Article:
2004: Health Care Cost Commission
Governor Tim Pawlenty appointed a Health Care Cost Commission, with former U.S. Senator David Durenberger serving as Chair, to help bring about health care reform and cost containment in Minnesota. The group was called the Minnesota Citizens Forum on Health Care Costs and it was tasked with battling what was referred to as a "crisis of affordability." Its 18 members traveled the state for three months, conducting Town Hall meetings and listening sessions, gathering ideas from fellow citizens on what the state's health care system should look like.
"There's no question in my mind that we can find a great deal of common ground in health care reform," said Governor Pawlenty. "We can't afford to politicize this issue, but need to come together on real solutions designed to cut health care costs for Minnesotans."
The Preliminary Recommendations Report was called "Listening to Minnesotans: Transforming the Minnesota Health Care System."
The Minnesota Citizens Forum worked with the Minnesota Board on Aging and the Governor's Council on Developmental Disabilities to develop and conduct a 20-minute telephone survey of a representative sample of 800 Minnesotans. The resulting Health Care Opinion Poll obtained measures of satisfaction with health care quality and costs, perceptions regarding changes in costs and payment responsibilities, and preferences for universal health care versus private health care insurance.
The poll found that among Minnesotans who are currently insured, older citizens and higher income citizens are significantly more likely to give a good or excellent rating of their personal health insurance coverage, as compared to younger and-or lower income Minnesotans. Other findings were:
- Most Minnesotans (4 of 5) believe all Americans should have health care coverage, even if it means raising taxes.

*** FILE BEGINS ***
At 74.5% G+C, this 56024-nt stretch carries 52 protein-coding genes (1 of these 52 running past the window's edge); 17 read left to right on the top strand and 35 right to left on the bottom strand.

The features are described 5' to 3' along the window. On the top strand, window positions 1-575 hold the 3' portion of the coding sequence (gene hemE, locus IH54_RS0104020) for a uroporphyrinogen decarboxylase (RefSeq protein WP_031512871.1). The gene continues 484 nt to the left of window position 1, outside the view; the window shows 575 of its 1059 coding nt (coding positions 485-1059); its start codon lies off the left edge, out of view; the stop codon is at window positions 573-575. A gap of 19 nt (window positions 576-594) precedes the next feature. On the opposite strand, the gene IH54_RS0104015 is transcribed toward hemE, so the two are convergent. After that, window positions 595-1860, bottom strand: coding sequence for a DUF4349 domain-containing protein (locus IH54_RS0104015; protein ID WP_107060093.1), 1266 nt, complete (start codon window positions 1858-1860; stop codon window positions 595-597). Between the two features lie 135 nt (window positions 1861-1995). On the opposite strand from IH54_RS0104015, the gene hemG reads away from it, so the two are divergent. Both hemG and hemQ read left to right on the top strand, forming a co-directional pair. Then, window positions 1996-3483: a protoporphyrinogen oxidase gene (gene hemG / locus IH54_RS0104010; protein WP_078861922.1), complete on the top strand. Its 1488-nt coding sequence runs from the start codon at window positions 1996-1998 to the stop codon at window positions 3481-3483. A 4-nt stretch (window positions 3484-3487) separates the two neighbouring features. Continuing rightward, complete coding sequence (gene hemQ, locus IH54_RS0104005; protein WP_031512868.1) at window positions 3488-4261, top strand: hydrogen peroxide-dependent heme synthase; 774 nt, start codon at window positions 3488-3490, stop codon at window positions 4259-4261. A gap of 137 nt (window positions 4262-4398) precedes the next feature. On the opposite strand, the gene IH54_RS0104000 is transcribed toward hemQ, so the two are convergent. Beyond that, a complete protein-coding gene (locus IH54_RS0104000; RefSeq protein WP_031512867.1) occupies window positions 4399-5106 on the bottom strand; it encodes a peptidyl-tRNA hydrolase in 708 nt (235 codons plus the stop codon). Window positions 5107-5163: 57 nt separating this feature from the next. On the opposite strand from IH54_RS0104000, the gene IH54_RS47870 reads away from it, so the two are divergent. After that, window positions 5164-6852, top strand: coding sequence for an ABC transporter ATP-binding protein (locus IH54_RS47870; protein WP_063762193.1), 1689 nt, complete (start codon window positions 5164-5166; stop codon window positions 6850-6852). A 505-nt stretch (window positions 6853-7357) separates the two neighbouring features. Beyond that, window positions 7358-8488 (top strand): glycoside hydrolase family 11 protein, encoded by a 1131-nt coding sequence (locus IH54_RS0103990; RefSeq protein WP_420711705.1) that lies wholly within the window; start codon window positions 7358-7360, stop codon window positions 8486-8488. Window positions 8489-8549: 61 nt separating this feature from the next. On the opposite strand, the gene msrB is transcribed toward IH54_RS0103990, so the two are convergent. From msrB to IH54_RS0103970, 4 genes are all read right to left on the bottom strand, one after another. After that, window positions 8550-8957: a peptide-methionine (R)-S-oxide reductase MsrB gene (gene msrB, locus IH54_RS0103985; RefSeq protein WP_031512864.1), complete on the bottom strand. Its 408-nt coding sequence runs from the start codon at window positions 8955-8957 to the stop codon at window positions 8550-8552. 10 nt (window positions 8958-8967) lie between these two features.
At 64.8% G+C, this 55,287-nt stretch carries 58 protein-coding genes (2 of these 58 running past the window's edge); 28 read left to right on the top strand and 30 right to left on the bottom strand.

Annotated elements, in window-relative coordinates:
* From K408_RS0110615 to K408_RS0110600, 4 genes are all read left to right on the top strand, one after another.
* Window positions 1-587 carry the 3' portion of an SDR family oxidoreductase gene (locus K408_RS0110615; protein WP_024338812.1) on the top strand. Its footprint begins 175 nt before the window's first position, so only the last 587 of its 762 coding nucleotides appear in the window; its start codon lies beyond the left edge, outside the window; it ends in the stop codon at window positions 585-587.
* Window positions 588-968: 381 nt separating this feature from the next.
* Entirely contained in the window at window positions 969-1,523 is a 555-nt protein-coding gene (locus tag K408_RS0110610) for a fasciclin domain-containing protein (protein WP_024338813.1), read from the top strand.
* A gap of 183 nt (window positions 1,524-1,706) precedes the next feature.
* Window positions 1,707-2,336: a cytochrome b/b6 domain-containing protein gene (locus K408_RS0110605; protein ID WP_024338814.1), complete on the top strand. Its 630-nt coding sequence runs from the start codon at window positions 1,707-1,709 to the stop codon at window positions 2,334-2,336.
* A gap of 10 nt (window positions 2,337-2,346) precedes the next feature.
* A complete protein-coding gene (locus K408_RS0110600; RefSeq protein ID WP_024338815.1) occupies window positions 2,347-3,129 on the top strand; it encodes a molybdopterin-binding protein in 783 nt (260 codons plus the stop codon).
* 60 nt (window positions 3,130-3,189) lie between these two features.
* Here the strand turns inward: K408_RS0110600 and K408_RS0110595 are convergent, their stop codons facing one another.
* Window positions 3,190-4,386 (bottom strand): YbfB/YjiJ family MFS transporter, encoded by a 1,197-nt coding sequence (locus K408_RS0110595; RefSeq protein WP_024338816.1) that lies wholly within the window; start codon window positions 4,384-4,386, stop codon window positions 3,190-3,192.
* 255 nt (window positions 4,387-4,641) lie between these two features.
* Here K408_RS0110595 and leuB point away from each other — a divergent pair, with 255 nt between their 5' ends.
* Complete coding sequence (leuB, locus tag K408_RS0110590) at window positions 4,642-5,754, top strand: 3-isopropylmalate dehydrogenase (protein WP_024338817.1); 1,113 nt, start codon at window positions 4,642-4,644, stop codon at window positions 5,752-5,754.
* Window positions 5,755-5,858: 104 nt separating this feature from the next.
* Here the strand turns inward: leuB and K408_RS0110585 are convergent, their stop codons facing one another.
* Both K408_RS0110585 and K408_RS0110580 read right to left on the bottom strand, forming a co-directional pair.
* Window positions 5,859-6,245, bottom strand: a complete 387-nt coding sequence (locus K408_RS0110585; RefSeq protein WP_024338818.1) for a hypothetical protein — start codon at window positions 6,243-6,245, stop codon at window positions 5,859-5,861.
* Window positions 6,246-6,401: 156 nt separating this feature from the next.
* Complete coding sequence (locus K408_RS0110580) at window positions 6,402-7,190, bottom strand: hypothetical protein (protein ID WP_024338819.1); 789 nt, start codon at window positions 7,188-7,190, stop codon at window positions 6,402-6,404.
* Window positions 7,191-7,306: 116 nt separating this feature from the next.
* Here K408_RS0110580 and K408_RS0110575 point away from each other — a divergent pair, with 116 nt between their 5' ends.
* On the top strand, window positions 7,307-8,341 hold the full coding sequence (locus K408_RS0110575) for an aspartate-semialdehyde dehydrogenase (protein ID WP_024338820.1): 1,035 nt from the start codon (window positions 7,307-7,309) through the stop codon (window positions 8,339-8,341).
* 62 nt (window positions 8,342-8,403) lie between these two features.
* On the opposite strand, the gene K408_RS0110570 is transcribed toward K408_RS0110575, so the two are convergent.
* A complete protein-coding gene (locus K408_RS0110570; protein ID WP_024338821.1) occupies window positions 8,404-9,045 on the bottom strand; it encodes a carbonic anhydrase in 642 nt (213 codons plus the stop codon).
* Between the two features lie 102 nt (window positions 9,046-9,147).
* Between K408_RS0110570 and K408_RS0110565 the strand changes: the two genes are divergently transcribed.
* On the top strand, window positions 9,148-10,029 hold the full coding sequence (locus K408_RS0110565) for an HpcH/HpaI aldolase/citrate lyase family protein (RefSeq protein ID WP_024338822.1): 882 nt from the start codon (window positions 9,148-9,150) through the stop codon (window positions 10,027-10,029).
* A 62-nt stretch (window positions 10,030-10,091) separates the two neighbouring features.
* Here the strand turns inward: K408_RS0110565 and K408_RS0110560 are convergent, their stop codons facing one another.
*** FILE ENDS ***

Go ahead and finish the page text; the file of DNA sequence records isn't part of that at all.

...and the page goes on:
- While only a relative few Minnesotans (7%) have bought prescription drugs from a foreign country, a clear majority (87%) believe it should be legal.
- Among the Minnesota population as a whole, a slight majority (56%) would favor a universal system where the government ensures that everyone has health coverage, over a private system that relies on individuals and employers to provide for their own health care needs.
- While most Minnesotans are satisfied with the quality of health care in the U.S., well over half are dissatisfied with its costs.
- Satisfaction with health care costs is related to income. Those in the highest income category are most likely to be satisfied with the amount they pay for health care. Among those whose total annual household income is less than $50k, one out of three are very dissatisfied with their health care costs.
- 17% of Minnesota households reported having someone in the household with a disability. Those households had a lower percentage of incomes over $50,000 (35% vs. 48%); and they were more likely to be worried about the future affordability of health care insurance.
Former Senator David Durenberger gave a presentation about the need for 21st century healthcare to become consumer-focused and accessible to all.